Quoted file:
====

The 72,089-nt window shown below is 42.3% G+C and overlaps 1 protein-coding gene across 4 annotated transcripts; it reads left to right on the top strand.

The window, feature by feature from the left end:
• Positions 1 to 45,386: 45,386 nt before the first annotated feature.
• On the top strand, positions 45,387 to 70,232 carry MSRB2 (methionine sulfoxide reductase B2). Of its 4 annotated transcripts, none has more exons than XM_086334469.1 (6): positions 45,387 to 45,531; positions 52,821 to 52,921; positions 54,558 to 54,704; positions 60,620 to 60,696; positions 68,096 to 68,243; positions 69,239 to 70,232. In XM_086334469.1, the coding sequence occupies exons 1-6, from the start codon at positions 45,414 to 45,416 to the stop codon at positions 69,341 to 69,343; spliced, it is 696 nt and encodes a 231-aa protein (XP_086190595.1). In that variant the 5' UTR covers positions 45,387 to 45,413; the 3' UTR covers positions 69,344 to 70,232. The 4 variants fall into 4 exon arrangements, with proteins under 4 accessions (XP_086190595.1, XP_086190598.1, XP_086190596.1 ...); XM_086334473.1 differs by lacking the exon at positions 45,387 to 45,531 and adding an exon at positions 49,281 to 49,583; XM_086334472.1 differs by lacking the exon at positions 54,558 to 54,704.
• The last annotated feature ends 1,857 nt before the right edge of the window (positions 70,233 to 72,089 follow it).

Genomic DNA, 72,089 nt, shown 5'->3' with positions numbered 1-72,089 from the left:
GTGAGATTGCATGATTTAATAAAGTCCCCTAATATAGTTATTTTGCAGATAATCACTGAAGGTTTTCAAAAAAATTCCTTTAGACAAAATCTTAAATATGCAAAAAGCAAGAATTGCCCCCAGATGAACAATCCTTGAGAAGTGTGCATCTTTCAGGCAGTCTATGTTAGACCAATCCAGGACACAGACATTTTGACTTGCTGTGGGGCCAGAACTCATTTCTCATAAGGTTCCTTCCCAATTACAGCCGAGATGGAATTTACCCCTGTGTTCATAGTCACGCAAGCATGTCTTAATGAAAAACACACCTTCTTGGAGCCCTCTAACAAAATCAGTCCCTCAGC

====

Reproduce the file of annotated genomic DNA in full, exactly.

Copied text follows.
The 72,089-nt window shown below is 42.3% G+C and overlaps 1 protein-coding gene across 4 annotated transcripts; it reads left to right on the top strand.

The window, feature by feature from the left end:
• Positions 1 to 45,386: 45,386 nt before the first annotated feature.
• On the top strand, positions 45,387 to 70,232 carry MSRB2 (methionine sulfoxide reductase B2). Of its 4 annotated transcripts, none has more exons than XM_086334469.1 (6): positions 45,387 to 45,531; positions 52,821 to 52,921; positions 54,558 to 54,704; positions 60,620 to 60,696; positions 68,096 to 68,243; positions 69,239 to 70,232. In XM_086334469.1, the coding sequence occupies exons 1-6, from the start codon at positions 45,414 to 45,416 to the stop codon at positions 69,341 to 69,343; spliced, it is 696 nt and encodes a 231-aa protein (XP_086190595.1). In that variant the 5' UTR covers positions 45,387 to 45,413; the 3' UTR covers positions 69,344 to 70,232. The 4 variants fall into 4 exon arrangements, with proteins under 4 accessions (XP_086190595.1, XP_086190598.1, XP_086190596.1 ...); XM_086334473.1 differs by lacking the exon at positions 45,387 to 45,531 and adding an exon at positions 49,281 to 49,583; XM_086334472.1 differs by lacking the exon at positions 54,558 to 54,704.
• The last annotated feature ends 1,857 nt before the right edge of the window (positions 70,233 to 72,089 follow it).

Genomic DNA, 72,089 nt, shown 5'->3' with positions numbered 1-72,089 from the left:
GTGAGATTGCATGATTTAATAAAGTCCCCTAATATAGTTATTTTGCAGATAATCACTGAAGGTTTTCAAAAAAATTCCTTTAGACAAAATCTTAAATATGCAAAAAGCAAGAATTGCCCCCAGATGAACAATCCTTGAGAAGTGTGCATCTTTCAGGCAGTCTATGTTAGACCAATCCAGGACACAGACATTTTGACTTGCTGTGGGGCCAGAACTCATTTCTCATAAGGTTCCTTCCCAATTACAGCCGAGATGGAATTTACCCCTGTGTTCATAGTCACGCAAGCATGTCTTAATGAAAAACACACCTTCTTGGAGCCCTCTAACAAAATCAGTCCCTCAGC